Robert Macdonald, MD, PhD
Robert L. Macdonald is professor and Chair Emeritus of Neurology, as well as professor of Pharmacology and Professor of Molecular Physiology & Biophysics.
An accomplished lecturer, Dr. Macdonald is a frequently invited speaker at universities and meetings around the country and around the world. He has served on a variety of review boards and committees, has participated in a number of study sections, and has served as a consultant in establishing epilepsy programs at Duke University and the Mayo Clinic.
Dr. Macdonald is licensed to practice medicine in Tennessee, and has been a member of the American Board of Psychiatry and Neurology since 1979.
Dr. Macdonald has been the recipient of numerous awards and honors, including the Cotzias Award and Lecture of the American Academy of Neurology in 1996, the Milken Basic Neurosciences Award Epilepsy of the American Epilepsy Society in 1997, the Foundation of Michigan Lifetime Achievement Award in 2000 and the Clinical Teaching Award in Neurology at Vanderbilt in 2002.
Dr. Macdonald earned a SB degree in Electrical Engineering in 1966 from the Massachusetts Institute of Technology. He attended two years of medical school at Case Western Reserve University, and then transferred to the University of Virginia, where he earned a PhD in Neurophysiology in 1969. Dr. Macdonald stayed at the University of Virginia for an NIMH-supported postdoctoral fellowship in Physiology (1969-70), and in 1970 he joined the faculty as assistant professor of Physiology. Two years later, he enrolled in medical school there and earned his MD in 1973. He stayed at UVa for an internship in Medicine and a residency in Neurology, following which he also served as research assistant professor of Neurology and as a research associate in the Laboratory of Developmental Neurobiology at the NICHHD.
In 1978, Dr. Macdonald joined the faculty at the University of Michigan as an associate professor of Neurology. He was made professor of Neurology in 1981, professor of Physiology in 1982, and in 1995 was named the Russell N. DeJong Professor of Neurology. He stayed at Michigan until 2001, when he moved to Vanderbilt to assume chairmanship of Vanderbilt’s department of Neurology. He has been professor of Neurology, Pharmacology, and Molecular Physiology & Biophysics since that time.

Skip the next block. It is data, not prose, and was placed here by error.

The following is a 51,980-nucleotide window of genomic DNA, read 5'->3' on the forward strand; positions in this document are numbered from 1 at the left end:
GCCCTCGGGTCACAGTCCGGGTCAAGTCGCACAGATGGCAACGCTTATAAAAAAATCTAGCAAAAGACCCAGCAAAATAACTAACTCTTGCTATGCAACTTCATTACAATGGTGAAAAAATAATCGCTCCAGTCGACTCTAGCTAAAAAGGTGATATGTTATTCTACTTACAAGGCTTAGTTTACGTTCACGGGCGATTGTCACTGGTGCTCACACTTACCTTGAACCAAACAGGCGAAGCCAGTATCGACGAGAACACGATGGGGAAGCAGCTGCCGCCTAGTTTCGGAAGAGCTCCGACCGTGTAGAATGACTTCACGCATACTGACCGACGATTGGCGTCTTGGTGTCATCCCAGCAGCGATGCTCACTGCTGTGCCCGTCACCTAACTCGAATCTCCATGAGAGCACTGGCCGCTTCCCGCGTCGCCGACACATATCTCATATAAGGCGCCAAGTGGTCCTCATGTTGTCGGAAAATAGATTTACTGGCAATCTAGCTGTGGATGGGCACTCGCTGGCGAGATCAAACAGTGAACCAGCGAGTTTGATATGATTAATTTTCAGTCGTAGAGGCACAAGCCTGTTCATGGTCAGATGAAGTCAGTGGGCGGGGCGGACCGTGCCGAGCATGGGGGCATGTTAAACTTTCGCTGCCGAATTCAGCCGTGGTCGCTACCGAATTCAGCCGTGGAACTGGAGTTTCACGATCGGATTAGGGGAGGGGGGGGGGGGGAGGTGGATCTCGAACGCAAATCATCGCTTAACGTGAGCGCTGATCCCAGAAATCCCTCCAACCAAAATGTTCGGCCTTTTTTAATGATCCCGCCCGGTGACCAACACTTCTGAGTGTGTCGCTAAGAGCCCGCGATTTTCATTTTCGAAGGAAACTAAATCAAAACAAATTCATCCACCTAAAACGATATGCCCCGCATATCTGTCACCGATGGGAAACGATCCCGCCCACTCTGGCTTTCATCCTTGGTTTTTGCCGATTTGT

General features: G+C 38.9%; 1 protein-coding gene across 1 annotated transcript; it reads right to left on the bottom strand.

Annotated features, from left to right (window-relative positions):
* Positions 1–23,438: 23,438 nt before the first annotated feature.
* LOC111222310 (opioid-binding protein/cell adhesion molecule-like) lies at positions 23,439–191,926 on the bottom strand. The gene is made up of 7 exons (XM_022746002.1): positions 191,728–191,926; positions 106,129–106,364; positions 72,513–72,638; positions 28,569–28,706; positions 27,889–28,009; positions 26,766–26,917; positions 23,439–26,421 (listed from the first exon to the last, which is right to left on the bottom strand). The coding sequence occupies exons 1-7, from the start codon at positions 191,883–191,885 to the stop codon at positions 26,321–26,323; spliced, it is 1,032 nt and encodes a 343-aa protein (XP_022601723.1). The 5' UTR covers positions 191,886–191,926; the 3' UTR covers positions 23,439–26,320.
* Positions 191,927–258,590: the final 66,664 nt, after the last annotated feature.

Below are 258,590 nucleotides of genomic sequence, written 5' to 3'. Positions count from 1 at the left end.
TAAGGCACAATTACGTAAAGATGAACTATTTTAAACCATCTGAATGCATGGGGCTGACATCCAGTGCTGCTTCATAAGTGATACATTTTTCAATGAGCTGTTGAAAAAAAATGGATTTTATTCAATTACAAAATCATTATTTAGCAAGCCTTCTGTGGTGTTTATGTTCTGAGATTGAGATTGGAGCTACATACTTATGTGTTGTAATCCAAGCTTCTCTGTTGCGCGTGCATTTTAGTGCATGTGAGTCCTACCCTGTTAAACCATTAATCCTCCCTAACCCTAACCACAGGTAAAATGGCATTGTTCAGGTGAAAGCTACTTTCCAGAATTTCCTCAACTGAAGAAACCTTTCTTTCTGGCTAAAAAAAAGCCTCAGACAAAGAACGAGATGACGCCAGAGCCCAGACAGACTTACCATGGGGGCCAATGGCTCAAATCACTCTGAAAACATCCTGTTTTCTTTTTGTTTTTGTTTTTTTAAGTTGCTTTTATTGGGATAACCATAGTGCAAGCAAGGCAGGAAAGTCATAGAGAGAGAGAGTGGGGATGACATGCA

Dr. Macdonald’s laboratory is focused on understanding the structure and function of recombinant and native gamma aminobutyric acid (GABA) type A (GABAA) receptor channels, and the basic mechanisms of epilepsy and anticonvulsant drugs. GABAA receptor channels are the major inhibitory neurotransmitter receptors in the brain. Reduction of GABAA receptor function produces seizures and epilepsy in animals and man, and enhancement of GABAA receptor function has been used to treat seizures. At least four forms of human epilepsy have been linked to mutations in the alpha1 and gamma2 GABAA receptor subunits. The mechanisms for neurotransmitter activation, regulation of the opening and closing (gating), desensitization and intracellular trafficking of these channels are unknown.
The lab studies recombinant and native GABAA receptor channels using single channel and whole cell patch clamp recording and ultra rapid drug application techniques. Single channel and whole cell recordings of native neurotransmitter receptor channels are made from acute hippocampal slices to study their physiological and biophysical properties and regulation by drugs and phosphorylation. Recombinant receptors and channels are studied using acute transfection of mammalian cells with expression vectors containing receptor subunit cDNAs followed by whole cell or single channel recording. Site-directed mutagenesis and construction of receptor chimeric cDNAs are used to determine binding and kinase phosphorylation sites, and to characterize receptor channel gating and desensitization. Human mutations are made in relevant receptor channel subunits to determine the basic mechanism underlying these genetic human epilepsies. Receptor trafficking is studied using flow cytometry, confocal microscopy and biotinylation and Western blotting of receptors.